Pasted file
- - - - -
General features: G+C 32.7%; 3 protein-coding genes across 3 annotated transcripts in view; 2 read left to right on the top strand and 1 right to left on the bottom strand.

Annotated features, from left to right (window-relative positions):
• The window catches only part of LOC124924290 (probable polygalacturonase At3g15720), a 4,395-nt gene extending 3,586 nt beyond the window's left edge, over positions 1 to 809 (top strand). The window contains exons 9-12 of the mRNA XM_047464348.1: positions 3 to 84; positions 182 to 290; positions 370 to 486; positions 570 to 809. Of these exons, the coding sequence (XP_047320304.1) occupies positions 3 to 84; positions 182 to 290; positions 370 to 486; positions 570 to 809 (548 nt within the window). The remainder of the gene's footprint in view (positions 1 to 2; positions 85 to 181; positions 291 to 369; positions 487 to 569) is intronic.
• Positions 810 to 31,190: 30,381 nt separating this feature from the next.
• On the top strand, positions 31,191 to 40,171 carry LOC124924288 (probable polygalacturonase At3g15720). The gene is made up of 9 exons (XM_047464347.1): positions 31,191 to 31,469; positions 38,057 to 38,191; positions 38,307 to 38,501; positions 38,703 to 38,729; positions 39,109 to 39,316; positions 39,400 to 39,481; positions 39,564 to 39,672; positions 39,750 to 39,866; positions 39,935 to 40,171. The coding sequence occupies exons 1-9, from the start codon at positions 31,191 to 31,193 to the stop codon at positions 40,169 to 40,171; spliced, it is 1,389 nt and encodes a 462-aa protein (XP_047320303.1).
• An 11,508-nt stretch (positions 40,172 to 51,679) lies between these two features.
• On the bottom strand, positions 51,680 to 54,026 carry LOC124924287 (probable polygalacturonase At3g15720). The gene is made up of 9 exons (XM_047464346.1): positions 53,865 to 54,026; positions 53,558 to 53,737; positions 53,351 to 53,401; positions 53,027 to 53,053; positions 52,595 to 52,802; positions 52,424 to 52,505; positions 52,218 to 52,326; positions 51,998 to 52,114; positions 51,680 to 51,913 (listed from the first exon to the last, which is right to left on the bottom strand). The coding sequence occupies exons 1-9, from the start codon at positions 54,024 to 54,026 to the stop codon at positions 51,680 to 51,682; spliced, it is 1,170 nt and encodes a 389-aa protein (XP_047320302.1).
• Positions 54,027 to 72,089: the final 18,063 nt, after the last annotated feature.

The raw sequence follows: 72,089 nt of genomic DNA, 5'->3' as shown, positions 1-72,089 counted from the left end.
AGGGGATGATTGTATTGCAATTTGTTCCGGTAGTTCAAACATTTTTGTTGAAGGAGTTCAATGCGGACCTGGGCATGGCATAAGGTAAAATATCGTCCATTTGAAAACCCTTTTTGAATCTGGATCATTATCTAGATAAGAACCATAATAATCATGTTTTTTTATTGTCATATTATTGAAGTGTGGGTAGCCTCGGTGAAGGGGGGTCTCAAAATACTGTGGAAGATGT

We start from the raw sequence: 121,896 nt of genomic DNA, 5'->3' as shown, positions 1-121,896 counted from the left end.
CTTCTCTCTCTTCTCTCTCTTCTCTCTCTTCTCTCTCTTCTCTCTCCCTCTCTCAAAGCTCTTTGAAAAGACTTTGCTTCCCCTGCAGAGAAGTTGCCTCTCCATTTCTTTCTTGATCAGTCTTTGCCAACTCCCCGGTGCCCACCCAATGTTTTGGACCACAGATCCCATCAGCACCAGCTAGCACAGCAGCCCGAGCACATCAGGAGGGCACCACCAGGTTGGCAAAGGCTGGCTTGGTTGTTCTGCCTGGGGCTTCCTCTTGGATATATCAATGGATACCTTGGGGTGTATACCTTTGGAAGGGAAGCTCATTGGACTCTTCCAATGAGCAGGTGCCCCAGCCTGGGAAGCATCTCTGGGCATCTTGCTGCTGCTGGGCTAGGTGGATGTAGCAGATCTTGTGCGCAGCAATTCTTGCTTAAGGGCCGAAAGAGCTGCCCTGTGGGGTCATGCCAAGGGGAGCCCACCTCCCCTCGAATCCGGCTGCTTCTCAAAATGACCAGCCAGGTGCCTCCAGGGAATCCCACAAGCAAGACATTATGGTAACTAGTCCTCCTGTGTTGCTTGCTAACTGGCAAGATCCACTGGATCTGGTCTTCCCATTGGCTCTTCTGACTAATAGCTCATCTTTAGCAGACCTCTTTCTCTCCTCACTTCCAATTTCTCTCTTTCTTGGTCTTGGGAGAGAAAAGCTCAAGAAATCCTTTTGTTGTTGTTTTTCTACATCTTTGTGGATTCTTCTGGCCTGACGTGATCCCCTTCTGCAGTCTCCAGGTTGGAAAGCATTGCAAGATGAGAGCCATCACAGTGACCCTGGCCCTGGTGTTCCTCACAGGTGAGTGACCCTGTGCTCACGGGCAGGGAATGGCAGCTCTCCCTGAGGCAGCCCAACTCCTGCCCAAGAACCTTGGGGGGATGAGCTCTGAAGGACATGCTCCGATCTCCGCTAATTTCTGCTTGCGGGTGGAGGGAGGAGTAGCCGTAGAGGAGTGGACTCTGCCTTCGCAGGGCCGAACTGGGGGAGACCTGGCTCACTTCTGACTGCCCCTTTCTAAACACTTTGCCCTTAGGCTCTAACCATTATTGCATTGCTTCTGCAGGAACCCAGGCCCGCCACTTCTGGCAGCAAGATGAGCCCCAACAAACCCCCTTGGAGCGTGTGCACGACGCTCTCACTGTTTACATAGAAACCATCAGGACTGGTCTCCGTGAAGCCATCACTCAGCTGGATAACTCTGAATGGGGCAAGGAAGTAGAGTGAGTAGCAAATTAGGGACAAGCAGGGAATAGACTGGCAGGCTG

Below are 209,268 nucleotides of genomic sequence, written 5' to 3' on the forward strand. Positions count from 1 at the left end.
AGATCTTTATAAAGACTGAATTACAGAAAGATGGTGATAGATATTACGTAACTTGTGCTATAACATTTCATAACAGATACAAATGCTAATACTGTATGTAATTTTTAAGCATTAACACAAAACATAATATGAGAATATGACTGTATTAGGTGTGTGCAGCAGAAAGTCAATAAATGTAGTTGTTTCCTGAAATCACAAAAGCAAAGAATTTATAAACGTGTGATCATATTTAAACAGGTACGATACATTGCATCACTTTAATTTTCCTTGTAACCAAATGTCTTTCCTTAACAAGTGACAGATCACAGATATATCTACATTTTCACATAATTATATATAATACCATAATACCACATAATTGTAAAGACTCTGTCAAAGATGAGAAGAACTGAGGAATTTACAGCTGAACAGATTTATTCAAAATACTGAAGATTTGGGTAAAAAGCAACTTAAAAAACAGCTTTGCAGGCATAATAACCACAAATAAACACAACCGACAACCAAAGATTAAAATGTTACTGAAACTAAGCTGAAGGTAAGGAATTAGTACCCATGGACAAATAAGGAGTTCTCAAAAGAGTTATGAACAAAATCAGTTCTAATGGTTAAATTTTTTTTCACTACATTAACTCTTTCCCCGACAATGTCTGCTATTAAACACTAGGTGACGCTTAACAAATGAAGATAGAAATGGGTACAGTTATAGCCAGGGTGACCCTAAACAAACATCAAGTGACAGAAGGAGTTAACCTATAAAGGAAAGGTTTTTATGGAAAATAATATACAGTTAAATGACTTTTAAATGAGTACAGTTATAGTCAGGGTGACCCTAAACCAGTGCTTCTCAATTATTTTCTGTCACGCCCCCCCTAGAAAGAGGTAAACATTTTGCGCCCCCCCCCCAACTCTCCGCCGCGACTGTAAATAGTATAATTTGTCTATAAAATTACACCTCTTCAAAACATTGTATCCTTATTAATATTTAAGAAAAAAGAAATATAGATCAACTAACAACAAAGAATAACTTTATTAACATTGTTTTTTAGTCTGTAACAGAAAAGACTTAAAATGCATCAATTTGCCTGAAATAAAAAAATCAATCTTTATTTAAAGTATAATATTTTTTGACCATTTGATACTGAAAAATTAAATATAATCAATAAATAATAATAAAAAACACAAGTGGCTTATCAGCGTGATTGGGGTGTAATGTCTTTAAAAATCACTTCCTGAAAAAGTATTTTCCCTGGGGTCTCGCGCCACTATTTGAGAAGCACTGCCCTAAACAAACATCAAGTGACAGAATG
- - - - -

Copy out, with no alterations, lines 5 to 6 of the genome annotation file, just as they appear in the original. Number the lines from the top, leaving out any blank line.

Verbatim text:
• On the top strand, positions 31,191 to 40,171 carry LOC124924288 (probable polygalacturonase At3g15720). The gene is made up of 9 exons (XM_047464347.1): positions 31,191 to 31,469; positions 38,057 to 38,191; positions 38,307 to 38,501; positions 38,703 to 38,729; positions 39,109 to 39,316; positions 39,400 to 39,481; positions 39,564 to 39,672; positions 39,750 to 39,866; positions 39,935 to 40,171. The coding sequence occupies exons 1-9, from the start codon at positions 31,191 to 31,193 to the stop codon at positions 40,169 to 40,171; spliced, it is 1,389 nt and encodes a 462-aa protein (XP_047320303.1).
• An 11,508-nt stretch (positions 40,172 to 51,679) lies between these two features.